Hot new trends in crime fiction! Part the first

October 30, 2016 at 8:22 pm (books, Mystery fiction, Trends in crime fiction)

This is the title I’ve selected for a program I’ll be presenting in the not too distant future. I was pleased – probably too much so – with myself for coming up with it.

Once the first few moments of self-satisfaction passed, I began casting about for content. I came up with this list:

  1. Domestic (i.e. psychological) suspense
  2. Classics reissues and rediscoveries
  3. International authors and settings
  4. Use of actual historical personages as detectives
  5. Historical mysteries
  6. Regional mysteries (U.S.)
  7. “Crime fiction is finally getting the critical respect it deserves”

I was immediately filled with unease. Are these trends necessarily hot? Are they especially new? Are they even trends, properly called? And what about that pert little exclamation point? Perhaps I should at least modify the punctuation, e.g. ‘Hot new trends in crime fiction?’ But what a woeful lack of confidence is betrayed thereby!

25251757  More often than not, domestic suspense involves a family menaced by a threat from outside (and sometimes, from inside) the family unit. Megan Abbott’s You Will Know Me is a good example of the subgenre. Gone Girl, a book I couldn’t get through, is, from what I know of it, yet another, and can possibly be credited with jump starting the present trend.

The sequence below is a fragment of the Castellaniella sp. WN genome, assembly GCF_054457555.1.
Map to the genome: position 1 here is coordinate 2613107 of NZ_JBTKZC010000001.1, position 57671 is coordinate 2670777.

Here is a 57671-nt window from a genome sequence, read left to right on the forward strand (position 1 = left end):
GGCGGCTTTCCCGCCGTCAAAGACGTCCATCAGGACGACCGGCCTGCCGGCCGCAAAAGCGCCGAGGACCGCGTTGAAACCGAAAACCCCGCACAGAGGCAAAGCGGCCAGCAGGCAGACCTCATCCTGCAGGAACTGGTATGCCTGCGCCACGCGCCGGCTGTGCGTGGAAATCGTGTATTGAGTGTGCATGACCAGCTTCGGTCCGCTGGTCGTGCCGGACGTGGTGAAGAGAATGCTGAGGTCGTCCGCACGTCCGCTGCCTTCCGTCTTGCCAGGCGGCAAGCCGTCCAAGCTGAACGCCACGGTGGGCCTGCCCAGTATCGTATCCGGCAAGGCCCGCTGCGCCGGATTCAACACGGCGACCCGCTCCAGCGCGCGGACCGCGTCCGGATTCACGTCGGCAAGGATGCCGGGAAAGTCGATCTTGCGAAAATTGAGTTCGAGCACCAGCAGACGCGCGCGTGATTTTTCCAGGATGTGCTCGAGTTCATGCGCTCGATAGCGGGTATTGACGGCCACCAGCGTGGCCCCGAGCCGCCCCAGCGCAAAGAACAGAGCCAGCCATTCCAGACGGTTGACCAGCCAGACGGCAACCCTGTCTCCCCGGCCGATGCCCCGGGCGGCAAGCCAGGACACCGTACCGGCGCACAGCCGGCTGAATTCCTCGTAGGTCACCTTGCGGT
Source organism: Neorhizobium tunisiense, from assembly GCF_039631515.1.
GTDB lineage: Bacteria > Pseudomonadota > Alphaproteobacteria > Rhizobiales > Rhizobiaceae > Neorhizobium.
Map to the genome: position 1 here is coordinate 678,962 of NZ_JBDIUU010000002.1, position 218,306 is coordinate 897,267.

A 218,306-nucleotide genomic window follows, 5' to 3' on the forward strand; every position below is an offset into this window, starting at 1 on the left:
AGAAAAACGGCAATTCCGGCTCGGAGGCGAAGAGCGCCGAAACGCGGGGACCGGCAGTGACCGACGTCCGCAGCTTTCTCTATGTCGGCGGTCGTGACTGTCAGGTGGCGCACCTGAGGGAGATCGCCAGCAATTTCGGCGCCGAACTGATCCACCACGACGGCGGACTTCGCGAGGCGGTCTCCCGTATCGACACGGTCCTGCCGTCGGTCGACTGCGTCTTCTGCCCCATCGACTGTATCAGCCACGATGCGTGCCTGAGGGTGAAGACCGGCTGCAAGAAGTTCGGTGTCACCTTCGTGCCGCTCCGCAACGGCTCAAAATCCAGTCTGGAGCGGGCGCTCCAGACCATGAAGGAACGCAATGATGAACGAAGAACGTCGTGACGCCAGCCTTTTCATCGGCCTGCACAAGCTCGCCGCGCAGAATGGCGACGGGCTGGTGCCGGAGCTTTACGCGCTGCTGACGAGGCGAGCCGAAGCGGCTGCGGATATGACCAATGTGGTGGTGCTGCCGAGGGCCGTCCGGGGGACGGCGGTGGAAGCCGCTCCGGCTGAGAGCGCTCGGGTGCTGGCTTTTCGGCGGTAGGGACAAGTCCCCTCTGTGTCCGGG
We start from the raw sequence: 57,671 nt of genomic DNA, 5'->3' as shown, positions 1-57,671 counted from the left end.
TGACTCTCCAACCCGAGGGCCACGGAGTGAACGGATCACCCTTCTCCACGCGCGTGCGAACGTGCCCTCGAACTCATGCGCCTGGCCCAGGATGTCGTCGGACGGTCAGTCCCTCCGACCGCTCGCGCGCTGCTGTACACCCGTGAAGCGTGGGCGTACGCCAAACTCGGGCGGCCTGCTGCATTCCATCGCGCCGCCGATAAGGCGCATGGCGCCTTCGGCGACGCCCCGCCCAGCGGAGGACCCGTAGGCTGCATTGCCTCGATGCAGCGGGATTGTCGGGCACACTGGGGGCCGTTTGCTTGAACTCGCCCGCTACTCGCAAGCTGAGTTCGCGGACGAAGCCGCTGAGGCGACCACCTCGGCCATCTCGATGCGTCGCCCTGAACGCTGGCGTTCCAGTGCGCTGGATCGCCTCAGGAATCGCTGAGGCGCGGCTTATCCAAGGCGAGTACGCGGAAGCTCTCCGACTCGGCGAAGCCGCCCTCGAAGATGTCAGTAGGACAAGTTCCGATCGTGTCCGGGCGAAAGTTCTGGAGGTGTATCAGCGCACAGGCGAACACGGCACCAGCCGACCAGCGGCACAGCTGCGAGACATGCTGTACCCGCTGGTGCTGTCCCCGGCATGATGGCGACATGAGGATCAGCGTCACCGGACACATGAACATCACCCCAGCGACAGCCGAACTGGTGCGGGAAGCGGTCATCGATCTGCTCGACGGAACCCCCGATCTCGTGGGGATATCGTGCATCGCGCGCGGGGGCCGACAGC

what-was-mine-97814732350_hr  Another book that could possibly fit into this category is What Was Mine by Helen Klein Ross. I’d never heard of this novel until it was chosen by one of my book groups. The plot hinges on a kidnapping rather than a murder. The writing isn’t brilliant, but the story grabbed me. Both the kidnapper and the circumstances are unusual, but the motive behind the crime is all too understandable. The abduction occurs near the beginning of the narrative; the description of the fallout  from it is very compelling. My emotional response was unexpectedly strong.

9781598534511  It should be mentioned that domestic suspense is more often written by women, with a woman as the featured protagonist. The Library of America’s two volume edition of Women Crime Writers: Eight Suspense Novels of the 1940s & 50s contains some excellent examples. This collection was curated by Sarah Weinman, whose knowledge of this field is deep, as is her enthusiasm for it. (Last year the Usual Suspects discussed one of the novels included in this collection, Margaret Millar’s Edgar winner Beast in View.)

These mid-twentieth century works provide a neat segue into the subject of crime fiction classics. Stay tuned…



  1. Gail Coulson said,

    Roberta–If you haven’t already read it, I think you would enjoy an article in the July/August issue of The Atlantic titled “The Deep Secrets of the Gone Girl Era.” It mentions some of the books you mentioned above and talks about readers wanting “Doomy domestic thrillers” and that most of them are written by women.
    Always enjoy reading your posts and seeing pictures of your beautiful grandchildren. Thank you!

    • Roberta Rood said,

      Thanks so much for this, Gail!

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